Florida Senate agrees to pay aide $900K in sex scandal

Posted at 6:34 AM, Jan 04, 2019
and last updated 2019-01-04 11:28:46-05

TALLAHASSEE, Fla. (AP) — Florida's Republican-controlled state Senate agreed to pay $900,000 to settle a complaint filed by a high-ranking legislative aide who accused a former GOP state senator of sexual misconduct.

The settlement between Rachel Perrin Rogers and the Senate was reached last month, but the details were not disclosed publicly until Thursday. Under the settlement terms, Rogers agreed to resign on Jan. 4. She was a top aide to Sen. Wilton Simpson, who had been the Senate majority leader when Rogers first complained about the behavior of then-state Sen. Jack Latvala.

Katie Betta, a spokeswoman for Senate President Bill Galvano, said the Bradenton Republican "believed the matter would continue to negatively impact the parties and distract from the important work of the Senate, while legal fees mounted for all involved."

Betta said "the settlement brings this matter to a conclusion that allows both parties to move forward."

In 2017, Rogers accused Latvala of inappropriate touching in a Capitol elevator, at a private club and on other occasions. She said on many occasions, Latvala would comment on her appearance by saying she looked "hot" and would stare at her chest as she tried to talk about legislative issues with him.

Latvala denied any wrongdoing but abruptly resigned in December 2017 after a Senate investigation concluded that he likely inappropriately touched Rogers and that he may have broken the law by supporting legislation in exchange for sex acts. A state prosecutor last July said there was insufficient evidence to prove that Latvala, who had been budget chairman before the scandal broke open, traded sexual favors with a former lobbyist.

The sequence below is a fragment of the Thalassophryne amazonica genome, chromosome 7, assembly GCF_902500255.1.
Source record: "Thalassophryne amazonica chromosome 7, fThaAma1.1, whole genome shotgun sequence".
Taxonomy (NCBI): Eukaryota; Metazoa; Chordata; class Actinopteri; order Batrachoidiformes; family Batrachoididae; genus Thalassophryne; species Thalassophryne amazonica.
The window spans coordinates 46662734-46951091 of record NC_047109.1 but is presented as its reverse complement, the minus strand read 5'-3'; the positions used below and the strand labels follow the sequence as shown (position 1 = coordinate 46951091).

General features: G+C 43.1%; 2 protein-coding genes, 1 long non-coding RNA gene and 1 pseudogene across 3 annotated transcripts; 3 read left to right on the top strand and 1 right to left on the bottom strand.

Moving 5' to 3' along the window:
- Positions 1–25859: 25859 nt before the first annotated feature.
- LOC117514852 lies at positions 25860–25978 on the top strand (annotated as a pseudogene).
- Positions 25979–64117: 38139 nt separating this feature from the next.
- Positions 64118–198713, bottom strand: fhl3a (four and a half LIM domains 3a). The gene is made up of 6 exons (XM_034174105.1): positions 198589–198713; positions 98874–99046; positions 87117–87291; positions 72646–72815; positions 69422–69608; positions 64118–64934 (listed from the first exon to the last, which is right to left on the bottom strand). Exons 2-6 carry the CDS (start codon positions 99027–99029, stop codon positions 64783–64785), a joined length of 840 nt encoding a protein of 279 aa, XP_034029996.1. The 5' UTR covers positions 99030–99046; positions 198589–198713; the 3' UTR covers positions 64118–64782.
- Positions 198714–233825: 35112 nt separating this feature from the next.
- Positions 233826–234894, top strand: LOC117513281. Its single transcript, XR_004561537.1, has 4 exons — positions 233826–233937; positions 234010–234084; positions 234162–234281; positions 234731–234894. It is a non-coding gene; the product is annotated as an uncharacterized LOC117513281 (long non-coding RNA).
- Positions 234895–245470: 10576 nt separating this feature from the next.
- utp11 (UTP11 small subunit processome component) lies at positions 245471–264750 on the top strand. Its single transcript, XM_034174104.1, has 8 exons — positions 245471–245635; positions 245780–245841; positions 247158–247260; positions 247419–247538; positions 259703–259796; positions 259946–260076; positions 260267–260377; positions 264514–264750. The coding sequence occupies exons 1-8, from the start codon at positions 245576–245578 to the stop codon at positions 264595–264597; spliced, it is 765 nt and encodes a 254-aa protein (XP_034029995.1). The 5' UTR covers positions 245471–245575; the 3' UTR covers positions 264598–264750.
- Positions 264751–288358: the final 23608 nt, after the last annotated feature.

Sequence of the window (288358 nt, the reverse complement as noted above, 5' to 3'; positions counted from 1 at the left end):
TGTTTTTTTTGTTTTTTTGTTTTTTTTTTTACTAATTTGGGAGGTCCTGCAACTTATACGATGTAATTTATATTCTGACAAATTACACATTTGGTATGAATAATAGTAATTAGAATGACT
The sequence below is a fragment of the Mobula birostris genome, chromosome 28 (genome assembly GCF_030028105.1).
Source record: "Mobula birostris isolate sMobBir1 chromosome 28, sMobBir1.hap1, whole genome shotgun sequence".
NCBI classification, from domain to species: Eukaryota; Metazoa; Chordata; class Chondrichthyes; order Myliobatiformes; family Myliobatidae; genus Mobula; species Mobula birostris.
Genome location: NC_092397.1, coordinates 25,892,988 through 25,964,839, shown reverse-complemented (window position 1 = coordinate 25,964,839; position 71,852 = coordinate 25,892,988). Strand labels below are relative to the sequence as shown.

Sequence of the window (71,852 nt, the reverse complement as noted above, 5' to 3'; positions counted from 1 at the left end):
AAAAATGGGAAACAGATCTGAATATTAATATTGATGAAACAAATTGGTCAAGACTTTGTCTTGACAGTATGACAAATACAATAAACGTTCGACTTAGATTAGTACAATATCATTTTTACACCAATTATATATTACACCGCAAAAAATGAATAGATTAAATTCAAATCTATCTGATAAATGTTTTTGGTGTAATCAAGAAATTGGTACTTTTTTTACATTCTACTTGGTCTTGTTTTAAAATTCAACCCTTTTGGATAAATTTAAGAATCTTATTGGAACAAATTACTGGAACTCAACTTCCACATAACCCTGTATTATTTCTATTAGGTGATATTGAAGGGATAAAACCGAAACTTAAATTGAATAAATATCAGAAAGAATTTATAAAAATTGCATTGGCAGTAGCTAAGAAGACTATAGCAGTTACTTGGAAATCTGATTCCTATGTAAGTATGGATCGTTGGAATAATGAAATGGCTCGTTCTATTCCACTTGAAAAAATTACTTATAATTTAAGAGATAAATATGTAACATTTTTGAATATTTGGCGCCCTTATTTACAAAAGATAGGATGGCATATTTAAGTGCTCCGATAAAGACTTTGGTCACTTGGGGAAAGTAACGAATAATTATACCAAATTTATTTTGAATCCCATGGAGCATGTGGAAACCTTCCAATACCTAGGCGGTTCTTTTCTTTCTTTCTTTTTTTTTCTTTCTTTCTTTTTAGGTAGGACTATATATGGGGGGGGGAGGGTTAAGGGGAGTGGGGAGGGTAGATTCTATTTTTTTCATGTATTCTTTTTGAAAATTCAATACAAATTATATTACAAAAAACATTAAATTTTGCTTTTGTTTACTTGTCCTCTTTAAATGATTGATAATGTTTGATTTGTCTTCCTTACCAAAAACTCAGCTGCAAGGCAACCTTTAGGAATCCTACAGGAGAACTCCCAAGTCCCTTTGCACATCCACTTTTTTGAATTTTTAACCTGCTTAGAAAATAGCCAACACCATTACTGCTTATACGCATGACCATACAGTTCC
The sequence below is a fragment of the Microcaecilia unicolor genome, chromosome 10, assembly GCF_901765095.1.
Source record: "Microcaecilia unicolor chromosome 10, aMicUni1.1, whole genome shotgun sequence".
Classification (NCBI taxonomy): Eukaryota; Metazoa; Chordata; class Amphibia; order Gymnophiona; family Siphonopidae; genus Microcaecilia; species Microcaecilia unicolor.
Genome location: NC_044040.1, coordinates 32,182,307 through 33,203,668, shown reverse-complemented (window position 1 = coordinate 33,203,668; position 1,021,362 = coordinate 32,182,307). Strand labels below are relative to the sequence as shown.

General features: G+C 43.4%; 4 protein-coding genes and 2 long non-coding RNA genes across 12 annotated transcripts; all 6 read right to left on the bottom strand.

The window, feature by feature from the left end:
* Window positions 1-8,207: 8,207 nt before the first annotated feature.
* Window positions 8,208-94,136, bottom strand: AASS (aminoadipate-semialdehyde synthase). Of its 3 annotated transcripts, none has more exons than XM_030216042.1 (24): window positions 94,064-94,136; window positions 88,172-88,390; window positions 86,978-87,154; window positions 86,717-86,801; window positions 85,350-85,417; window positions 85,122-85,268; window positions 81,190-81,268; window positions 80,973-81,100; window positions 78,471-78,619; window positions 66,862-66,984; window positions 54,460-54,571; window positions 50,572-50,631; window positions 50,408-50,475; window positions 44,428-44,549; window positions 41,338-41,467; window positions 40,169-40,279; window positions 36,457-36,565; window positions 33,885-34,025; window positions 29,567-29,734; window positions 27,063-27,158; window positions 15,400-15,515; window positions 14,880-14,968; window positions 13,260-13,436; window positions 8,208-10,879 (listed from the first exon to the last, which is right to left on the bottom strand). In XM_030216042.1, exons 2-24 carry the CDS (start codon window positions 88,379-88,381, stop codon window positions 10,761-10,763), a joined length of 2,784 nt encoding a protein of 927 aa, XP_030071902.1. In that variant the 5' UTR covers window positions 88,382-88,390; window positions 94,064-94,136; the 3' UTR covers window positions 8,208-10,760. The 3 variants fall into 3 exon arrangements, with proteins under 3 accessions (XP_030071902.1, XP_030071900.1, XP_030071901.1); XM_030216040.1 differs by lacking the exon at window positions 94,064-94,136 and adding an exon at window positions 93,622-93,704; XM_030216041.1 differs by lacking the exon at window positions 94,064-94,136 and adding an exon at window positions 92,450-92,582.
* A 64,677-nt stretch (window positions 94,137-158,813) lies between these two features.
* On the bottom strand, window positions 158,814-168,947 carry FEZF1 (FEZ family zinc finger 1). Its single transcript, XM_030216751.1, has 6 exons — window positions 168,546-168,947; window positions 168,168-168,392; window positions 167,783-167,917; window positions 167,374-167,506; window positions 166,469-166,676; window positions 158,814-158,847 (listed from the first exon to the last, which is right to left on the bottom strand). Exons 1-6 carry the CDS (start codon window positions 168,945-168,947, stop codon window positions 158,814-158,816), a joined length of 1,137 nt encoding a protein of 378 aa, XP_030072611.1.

Rogers filed a federal discrimination complaint that alleged gender discrimination and that the Senate retaliated against her due to her initial complaint against Latvala.

Rogers on Thursday declined to comment on the settlement, which also states that she cannot reapply for a job with the Florida Senate.

But in her resignation letter to Simpson, she wrote, "I feel an immense sadness that at this time I am no longer able to do this work for you in the Senate. Thank you for your unwavering support."

The settlement terms show that the $900,000 is being placed in a trust account managed by the attorneys who represented Rogers in the case. It says that all attorney fees owed by Rogers must be paid out of the total.

Florida's Capitol was thrown into turmoil in late 2017 due to ongoing sexual-misconduct scandals.

Democratic Sen. Jeff Clemens resigned after Politico Florida reported that he had an extramarital affair with a lobbyist. Gov. Rick Scott had appointed former state Rep. Rich Workman to a position with the commission that oversees the state's utilities. But Workman resigned after state Sen. Lizbeth Benacquisto said he inappropriately touched her and made vulgar comments at a Republican fundraiser.

Despite the scandals, legislators failed to reach an agreement during the 2018 session on changing state law to prevent and punish sexual harassment.